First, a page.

Oregon and Washington Drivers Getting Fined for Distracted Driving while using Phone and Enforcement Campaigns Coming
Research shows that drivers are three times more likely to crash when talking on the phone and 23 times more likely to crash when entering information into their phone and now Oregon and Washington have instituted strict distracted driving laws to prevent this from happening so much.
The new laws for Oregon and Washington
Oregon’s law – The newly updated Distracted Driving law comes a stricter ban on cellphone use while driving and higher fines, which escalate for repeat offenders. House Bill 2597, passed by the Legislature and signed by the governor earlier this year, corrects a glaring loophole in Oregon’s hands-free law, effective October 1st, 2017. For a quick 5 minute overview, watch our video here.
The earlier version of this law, enacted in 2009, required drivers to use a hands-free device to make phone calls and banned texting while driving. But according to some interpretations from the Oregon Court of Appeals, the law left drivers free to play game apps or set directions with a navigation app while driving, as long as they weren’t calling or texting.
The new law prohibits drivers from using any function of the phone that requires holding or touching. Drivers may activate or deactivate a function on the phone, but the Oregon Department of Transportation said that should be limited to a single touch or swipe.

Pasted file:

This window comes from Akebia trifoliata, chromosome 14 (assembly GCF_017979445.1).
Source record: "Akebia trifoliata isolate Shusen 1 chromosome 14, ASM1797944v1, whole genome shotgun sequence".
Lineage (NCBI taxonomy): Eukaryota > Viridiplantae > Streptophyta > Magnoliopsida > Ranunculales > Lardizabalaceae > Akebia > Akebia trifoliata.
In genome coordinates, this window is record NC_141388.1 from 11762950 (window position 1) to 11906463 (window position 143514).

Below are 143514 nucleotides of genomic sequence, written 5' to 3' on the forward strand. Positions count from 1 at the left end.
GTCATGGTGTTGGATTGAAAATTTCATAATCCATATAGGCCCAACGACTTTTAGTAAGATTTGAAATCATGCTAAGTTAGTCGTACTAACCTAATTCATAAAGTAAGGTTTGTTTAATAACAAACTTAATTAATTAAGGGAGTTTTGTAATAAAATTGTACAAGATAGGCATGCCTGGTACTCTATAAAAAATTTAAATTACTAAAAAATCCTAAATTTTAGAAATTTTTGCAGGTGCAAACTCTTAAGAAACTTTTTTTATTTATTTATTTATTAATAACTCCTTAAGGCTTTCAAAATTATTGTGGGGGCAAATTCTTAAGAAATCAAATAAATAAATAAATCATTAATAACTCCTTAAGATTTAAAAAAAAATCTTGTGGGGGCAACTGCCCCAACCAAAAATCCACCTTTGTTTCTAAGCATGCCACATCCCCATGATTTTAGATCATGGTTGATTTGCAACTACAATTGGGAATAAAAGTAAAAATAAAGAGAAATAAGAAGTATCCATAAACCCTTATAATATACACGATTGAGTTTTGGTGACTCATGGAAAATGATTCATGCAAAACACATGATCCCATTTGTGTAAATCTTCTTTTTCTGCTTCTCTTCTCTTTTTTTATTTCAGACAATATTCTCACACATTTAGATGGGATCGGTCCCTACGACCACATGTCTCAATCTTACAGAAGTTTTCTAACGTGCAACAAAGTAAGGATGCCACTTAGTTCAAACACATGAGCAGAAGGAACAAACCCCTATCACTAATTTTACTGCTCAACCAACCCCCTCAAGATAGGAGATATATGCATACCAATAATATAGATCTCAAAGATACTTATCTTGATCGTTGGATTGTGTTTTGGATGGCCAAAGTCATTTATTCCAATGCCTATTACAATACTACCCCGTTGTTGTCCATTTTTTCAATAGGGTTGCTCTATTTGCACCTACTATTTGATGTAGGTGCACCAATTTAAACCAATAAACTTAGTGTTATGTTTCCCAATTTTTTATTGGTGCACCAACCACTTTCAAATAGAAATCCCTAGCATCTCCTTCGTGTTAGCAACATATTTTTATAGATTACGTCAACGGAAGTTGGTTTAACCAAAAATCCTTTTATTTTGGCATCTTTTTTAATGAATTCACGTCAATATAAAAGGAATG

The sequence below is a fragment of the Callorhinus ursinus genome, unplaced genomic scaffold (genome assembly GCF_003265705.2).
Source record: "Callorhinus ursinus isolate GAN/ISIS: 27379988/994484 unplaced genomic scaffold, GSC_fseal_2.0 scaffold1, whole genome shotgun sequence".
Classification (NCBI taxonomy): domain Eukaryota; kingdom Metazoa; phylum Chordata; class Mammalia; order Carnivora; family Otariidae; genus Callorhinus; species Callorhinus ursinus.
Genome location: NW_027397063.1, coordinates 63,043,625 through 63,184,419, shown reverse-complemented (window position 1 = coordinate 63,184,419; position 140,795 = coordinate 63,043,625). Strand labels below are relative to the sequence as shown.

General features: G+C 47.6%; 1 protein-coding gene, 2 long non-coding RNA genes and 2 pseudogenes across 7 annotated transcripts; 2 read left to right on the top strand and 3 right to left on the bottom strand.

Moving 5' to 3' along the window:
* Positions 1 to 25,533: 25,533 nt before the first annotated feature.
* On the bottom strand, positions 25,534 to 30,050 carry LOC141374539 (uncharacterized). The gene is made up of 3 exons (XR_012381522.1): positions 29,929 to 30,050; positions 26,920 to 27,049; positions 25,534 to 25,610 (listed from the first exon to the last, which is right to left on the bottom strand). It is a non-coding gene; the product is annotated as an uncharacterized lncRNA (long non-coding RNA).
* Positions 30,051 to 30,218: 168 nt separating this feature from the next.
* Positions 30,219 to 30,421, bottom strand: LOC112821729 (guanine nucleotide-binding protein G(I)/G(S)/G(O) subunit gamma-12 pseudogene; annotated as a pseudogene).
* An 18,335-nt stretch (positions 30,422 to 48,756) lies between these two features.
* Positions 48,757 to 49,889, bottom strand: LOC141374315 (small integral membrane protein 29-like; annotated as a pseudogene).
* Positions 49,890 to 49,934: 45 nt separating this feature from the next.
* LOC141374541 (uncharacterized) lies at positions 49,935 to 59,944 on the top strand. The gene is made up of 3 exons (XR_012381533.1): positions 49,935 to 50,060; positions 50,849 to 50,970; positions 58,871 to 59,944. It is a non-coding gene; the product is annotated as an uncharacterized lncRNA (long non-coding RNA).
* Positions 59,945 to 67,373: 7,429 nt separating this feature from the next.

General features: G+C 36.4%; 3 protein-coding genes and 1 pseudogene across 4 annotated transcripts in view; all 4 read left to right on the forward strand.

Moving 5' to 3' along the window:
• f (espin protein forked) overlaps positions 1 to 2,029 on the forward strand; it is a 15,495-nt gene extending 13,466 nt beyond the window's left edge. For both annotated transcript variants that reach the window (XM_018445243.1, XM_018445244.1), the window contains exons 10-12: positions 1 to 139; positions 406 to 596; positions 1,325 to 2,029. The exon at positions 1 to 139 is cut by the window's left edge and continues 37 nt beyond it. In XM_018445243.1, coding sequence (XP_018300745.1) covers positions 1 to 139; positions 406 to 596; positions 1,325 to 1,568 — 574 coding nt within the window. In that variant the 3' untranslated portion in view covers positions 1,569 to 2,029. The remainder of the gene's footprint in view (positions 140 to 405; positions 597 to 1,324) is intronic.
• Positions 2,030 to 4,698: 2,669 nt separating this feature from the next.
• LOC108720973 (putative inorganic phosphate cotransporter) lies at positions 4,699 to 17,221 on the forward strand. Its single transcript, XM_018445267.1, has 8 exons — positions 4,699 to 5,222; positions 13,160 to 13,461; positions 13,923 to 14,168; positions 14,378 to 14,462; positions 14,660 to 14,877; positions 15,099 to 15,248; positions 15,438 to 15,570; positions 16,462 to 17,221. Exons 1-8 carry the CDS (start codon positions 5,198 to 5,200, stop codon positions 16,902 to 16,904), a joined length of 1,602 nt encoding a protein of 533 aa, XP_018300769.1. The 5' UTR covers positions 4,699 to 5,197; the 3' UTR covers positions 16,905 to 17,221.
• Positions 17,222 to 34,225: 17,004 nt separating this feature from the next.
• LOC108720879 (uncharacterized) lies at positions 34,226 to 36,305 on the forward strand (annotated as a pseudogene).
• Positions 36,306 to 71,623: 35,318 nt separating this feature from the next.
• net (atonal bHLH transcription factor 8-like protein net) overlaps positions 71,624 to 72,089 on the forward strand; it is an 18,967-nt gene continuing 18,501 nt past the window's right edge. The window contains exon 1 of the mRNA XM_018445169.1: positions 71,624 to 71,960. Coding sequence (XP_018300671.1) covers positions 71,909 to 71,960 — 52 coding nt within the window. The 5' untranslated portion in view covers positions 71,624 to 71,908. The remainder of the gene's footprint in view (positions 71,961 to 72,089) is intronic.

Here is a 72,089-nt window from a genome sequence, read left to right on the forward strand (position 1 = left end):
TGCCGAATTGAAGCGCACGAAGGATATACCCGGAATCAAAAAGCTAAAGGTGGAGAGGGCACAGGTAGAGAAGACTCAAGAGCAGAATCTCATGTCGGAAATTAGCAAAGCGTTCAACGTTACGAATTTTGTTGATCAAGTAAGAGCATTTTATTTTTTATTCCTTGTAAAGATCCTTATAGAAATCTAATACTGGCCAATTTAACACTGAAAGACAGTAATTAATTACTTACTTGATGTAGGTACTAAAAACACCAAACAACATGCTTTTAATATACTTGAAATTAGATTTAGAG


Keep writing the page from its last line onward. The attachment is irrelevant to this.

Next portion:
For a first offense (with no crash), a driver faces $130 to $1,000 fine, but the penalty may be suspended if driver provides proof of distracted driving class within four months of the ticket. However, the ticket still stays on the driver’s record. For a second offense (or first offense with a crash), the fine is $220 to $2500. A third offense within 10 years is a $2000 fine and 6 months in jail.
Washington’s law – Police in Washington State have begun enforcing the new distracted driving law following the end of a six-month grace period. The law means drivers may not use hand-held cell phones while driving, stopped in traffic or at a stop light. This includes tablets, laptops, games or other hand-held electronic devices. Drivers cannot watch movies while driving. Hands-free use is limited to a single touch or swipe.
Nearly 1,500 drivers have been ticketed each month since Washington’s new E-DUI law began in July 2017, the agency said. Washington State Patrol says nearly 7,000 warnings were issued to drivers during the grace period.
The first E-DUI ticket will cost drivers $136 and if the driver incurs a second ticket within five years, the fine increases to $234, WTSC warned. In addition, all information on cell phone infractions is now being made available to insurance companies, the agency noted.
The awareness and enforcement campaigns
Oregon’s Awareness Campaign – The ODOT Distracted Driving Media event at Portland International Raceway is coming up on April 12. Glostone will attend this event with flyers on how to get out of your first offence fine through an ODOT approved Distracted Driving Avoidance Course training.